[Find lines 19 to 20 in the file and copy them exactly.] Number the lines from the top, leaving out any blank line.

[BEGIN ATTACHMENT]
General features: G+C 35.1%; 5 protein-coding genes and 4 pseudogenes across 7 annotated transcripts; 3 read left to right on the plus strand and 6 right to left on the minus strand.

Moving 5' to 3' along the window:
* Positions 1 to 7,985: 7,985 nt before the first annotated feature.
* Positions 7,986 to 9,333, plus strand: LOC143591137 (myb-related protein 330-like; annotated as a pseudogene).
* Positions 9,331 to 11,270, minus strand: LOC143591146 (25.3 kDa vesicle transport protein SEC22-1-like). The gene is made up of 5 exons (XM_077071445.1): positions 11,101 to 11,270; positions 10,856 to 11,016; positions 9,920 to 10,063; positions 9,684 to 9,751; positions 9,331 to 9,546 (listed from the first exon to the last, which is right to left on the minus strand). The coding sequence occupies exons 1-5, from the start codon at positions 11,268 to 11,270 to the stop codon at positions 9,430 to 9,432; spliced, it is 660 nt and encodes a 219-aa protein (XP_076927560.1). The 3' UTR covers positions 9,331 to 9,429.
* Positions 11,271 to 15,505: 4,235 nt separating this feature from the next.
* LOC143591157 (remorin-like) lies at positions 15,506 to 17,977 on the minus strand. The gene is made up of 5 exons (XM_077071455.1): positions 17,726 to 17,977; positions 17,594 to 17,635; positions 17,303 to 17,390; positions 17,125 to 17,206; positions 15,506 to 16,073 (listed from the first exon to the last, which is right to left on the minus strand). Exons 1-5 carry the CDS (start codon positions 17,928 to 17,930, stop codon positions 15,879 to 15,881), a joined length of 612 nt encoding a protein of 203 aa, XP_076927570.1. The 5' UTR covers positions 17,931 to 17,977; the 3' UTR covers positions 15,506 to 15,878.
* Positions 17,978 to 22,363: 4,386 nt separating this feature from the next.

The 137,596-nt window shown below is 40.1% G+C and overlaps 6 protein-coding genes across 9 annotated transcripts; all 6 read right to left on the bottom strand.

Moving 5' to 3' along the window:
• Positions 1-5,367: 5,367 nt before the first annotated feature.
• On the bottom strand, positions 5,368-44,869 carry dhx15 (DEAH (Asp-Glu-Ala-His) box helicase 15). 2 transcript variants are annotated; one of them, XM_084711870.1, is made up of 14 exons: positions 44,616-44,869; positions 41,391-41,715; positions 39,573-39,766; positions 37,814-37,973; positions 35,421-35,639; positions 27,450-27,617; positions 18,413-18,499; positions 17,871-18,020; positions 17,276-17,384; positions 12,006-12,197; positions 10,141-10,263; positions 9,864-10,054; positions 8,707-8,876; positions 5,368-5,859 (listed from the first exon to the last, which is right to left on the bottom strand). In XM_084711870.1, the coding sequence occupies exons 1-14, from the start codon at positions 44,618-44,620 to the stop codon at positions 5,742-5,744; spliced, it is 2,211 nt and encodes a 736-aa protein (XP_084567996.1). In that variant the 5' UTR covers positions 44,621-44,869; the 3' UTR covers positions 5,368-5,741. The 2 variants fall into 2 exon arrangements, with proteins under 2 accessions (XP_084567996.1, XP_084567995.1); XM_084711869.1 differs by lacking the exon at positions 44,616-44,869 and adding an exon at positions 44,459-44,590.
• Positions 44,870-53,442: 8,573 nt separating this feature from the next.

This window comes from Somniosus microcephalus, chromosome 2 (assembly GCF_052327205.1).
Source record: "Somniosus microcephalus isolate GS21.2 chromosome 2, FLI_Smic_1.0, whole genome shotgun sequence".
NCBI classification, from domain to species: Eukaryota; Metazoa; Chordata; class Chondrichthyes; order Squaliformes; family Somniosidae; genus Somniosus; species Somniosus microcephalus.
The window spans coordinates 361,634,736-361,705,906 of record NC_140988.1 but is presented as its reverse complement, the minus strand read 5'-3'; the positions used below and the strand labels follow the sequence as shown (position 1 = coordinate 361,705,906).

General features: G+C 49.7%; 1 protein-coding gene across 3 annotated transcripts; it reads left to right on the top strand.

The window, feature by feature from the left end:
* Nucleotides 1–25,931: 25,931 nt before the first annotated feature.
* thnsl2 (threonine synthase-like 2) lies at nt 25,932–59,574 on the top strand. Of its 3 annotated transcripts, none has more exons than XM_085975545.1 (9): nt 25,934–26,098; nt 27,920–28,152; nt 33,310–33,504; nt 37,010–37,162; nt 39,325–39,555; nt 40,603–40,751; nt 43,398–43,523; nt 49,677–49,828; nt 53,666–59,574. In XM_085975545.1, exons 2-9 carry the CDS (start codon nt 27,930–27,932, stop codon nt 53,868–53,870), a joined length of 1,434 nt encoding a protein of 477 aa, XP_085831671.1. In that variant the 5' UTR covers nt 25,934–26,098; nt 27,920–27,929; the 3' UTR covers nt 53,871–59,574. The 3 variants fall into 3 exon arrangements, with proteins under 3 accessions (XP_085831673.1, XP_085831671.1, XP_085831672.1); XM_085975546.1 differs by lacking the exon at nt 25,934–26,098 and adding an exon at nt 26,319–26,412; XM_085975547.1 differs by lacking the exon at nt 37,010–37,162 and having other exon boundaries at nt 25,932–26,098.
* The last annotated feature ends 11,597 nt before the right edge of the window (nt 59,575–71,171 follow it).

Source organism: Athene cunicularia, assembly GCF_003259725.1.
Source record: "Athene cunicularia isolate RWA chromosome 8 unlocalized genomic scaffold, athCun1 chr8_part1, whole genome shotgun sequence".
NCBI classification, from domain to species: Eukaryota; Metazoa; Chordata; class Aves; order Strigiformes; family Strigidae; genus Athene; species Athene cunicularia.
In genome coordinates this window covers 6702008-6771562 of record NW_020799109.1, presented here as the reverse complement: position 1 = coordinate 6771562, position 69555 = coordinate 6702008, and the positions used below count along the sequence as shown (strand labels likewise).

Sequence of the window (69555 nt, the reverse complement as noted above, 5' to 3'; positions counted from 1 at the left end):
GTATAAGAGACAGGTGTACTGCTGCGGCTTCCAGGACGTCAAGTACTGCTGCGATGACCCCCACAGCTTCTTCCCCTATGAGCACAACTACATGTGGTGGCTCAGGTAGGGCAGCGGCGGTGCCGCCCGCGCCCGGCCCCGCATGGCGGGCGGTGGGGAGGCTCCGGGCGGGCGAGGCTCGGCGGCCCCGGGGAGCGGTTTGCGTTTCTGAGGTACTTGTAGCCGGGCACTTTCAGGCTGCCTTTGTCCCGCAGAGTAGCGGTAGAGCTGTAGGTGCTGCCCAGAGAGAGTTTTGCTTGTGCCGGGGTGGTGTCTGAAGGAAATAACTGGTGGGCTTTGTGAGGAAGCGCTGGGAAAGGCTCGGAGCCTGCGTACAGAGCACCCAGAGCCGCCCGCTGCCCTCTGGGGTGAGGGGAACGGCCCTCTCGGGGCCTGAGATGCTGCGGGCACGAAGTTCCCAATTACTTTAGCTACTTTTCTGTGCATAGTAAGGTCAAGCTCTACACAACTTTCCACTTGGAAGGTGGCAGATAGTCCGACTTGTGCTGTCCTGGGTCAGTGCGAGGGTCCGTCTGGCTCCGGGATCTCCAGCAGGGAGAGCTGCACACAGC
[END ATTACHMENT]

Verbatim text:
The window, feature by feature from the left end:
* Nucleotides 1–25,931: 25,931 nt before the first annotated feature.